Join Date
    Sep 2016
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    Modesto, CA, USA
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    easy to mount casters to that base. Dos the head have jack screws to adjust the knives?
    Bil lD

  6. #6
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    Quote Originally Posted by Bill Dufour View Post
    easy to mount casters to that base. Dos the head have jack screws to adjust the knives?
    Bil lD
    I think I found a good spot for it where it will hopefully not have to move often, but I was considering casters. Yes it does have Jack screws on the knives.

    Aaron

  7. #7
    Join Date
    May 2014
    Location
    Alberta
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    Missed the $80 bucks part first time. yes that is a score....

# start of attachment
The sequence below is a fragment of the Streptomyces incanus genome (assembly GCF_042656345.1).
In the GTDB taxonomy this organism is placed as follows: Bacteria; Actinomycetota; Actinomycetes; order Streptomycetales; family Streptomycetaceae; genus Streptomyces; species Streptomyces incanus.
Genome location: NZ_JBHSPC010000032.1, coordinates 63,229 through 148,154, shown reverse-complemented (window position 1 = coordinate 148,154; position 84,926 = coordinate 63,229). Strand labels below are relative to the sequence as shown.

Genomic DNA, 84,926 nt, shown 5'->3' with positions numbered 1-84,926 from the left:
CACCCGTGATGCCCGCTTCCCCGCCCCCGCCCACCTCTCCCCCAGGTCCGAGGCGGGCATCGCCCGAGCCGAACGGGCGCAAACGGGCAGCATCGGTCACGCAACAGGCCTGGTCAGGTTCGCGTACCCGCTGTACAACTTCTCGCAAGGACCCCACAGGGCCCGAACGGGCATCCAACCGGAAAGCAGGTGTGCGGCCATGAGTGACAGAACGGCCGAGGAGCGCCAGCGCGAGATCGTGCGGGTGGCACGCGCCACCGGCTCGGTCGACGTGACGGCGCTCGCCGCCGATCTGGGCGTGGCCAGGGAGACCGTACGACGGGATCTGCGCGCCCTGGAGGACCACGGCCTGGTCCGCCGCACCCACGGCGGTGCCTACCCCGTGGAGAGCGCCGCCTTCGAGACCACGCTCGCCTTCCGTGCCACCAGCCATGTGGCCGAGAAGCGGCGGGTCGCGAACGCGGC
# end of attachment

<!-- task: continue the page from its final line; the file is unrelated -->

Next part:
8. #8
    Join Date
    Apr 2013
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    Stone Mountain, GA
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    Visit owwm.org and vintagemachinery.org for information on those. On the OWWM forum you can find a bunch of restoration threads on those machines.

    I'd say that's a nice score.

  9. #9
    Join Date
    Feb 2014
    Location
    Lake Gaston, Henrico, NC
    Posts
    4,191
    I used one of those for a couple of years before I found an 8". It's a nice little machine. Longer beds than the total 3' length make things easier, but it's certainly a capable machine.

  10. #10
    Join Date
    Aug 2019
    Location
    North Idaho
    Posts